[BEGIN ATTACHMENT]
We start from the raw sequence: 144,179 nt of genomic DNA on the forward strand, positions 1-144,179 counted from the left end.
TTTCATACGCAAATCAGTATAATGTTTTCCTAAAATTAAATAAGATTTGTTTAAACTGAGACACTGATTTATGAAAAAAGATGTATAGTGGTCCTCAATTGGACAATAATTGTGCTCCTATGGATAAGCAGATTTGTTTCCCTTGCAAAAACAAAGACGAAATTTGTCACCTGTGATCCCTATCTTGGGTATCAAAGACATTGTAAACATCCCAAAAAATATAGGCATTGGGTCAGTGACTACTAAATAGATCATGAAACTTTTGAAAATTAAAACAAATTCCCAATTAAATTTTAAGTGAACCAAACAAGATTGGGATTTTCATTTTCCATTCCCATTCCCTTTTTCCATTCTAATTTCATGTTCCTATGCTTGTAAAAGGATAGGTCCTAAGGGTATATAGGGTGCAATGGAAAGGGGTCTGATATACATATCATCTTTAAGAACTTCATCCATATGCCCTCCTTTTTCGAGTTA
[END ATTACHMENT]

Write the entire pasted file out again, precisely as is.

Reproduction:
We start from the raw sequence: 144,179 nt of genomic DNA on the forward strand, positions 1-144,179 counted from the left end.
TTTCATACGCAAATCAGTATAATGTTTTCCTAAAATTAAATAAGATTTGTTTAAACTGAGACACTGATTTATGAAAAAAGATGTATAGTGGTCCTCAATTGGACAATAATTGTGCTCCTATGGATAAGCAGATTTGTTTCCCTTGCAAAAACAAAGACGAAATTTGTCACCTGTGATCCCTATCTTGGGTATCAAAGACATTGTAAACATCCCAAAAAATATAGGCATTGGGTCAGTGACTACTAAATAGATCATGAAACTTTTGAAAATTAAAACAAATTCCCAATTAAATTTTAAGTGAACCAAACAAGATTGGGATTTTCATTTTCCATTCCCATTCCCTTTTTCCATTCTAATTTCATGTTCCTATGCTTGTAAAAGGATAGGTCCTAAGGGTATATAGGGTGCAATGGAAAGGGGTCTGATATACATATCATCTTTAAGAACTTCATCCATATGCCCTCCTTTTTCGAGTTA